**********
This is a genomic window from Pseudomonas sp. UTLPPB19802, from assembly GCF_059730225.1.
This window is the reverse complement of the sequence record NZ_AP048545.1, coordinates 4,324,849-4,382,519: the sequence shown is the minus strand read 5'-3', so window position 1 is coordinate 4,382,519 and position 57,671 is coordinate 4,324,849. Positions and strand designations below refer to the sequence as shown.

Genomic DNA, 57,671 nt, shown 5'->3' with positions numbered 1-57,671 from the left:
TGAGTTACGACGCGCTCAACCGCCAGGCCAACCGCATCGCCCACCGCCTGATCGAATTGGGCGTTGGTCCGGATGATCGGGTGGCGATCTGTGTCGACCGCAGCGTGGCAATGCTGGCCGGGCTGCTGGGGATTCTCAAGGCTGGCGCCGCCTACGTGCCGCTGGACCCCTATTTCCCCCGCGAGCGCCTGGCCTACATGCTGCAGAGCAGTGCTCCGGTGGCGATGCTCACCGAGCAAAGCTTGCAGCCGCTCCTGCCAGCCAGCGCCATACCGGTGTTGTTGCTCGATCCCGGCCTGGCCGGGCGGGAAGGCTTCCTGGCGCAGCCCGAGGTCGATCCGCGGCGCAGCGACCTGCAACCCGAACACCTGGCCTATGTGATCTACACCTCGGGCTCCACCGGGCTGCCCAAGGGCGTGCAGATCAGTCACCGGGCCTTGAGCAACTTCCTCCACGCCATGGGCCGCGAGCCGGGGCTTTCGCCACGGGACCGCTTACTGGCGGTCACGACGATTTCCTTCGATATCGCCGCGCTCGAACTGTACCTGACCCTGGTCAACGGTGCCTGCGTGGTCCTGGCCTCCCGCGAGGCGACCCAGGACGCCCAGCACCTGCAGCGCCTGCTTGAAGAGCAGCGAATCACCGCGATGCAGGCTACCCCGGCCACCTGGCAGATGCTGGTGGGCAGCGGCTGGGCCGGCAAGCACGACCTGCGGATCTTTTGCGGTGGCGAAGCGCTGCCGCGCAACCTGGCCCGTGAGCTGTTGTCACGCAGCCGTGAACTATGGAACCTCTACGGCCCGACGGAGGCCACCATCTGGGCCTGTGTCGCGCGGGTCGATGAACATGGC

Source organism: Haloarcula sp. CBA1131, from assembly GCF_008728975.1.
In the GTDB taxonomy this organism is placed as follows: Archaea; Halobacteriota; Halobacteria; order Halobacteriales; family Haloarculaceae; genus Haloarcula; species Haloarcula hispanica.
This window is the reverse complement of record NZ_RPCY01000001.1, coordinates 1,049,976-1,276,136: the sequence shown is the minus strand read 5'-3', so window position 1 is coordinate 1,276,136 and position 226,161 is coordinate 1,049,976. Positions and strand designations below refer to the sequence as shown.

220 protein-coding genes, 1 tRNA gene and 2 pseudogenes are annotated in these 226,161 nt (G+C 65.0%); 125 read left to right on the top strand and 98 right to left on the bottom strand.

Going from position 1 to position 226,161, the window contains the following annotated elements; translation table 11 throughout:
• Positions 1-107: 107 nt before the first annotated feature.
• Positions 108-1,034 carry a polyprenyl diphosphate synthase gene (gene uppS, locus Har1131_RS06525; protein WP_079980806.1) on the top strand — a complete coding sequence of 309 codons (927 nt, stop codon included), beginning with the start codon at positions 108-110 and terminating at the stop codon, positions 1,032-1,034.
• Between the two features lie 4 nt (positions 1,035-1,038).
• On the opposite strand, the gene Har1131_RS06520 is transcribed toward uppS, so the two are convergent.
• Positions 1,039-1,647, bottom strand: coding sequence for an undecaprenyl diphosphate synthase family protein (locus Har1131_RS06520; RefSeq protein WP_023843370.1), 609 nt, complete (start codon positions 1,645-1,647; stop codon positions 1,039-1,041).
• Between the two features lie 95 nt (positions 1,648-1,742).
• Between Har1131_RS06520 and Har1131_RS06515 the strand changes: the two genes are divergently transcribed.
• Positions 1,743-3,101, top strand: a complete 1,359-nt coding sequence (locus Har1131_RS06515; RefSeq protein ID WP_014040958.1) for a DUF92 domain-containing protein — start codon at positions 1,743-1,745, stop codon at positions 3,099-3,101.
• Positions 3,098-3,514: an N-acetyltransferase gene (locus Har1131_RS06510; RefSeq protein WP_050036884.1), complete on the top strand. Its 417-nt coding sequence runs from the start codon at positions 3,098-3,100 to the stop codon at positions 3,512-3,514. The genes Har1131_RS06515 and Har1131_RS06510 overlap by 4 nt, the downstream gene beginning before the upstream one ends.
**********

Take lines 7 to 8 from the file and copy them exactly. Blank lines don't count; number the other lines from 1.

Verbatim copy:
This window is the reverse complement of record NZ_RPCY01000001.1, coordinates 1,049,976-1,276,136: the sequence shown is the minus strand read 5'-3', so window position 1 is coordinate 1,276,136 and position 226,161 is coordinate 1,049,976. Positions and strand designations below refer to the sequence as shown.

220 protein-coding genes, 1 tRNA gene and 2 pseudogenes are annotated in these 226,161 nt (G+C 65.0%); 125 read left to right on the top strand and 98 right to left on the bottom strand.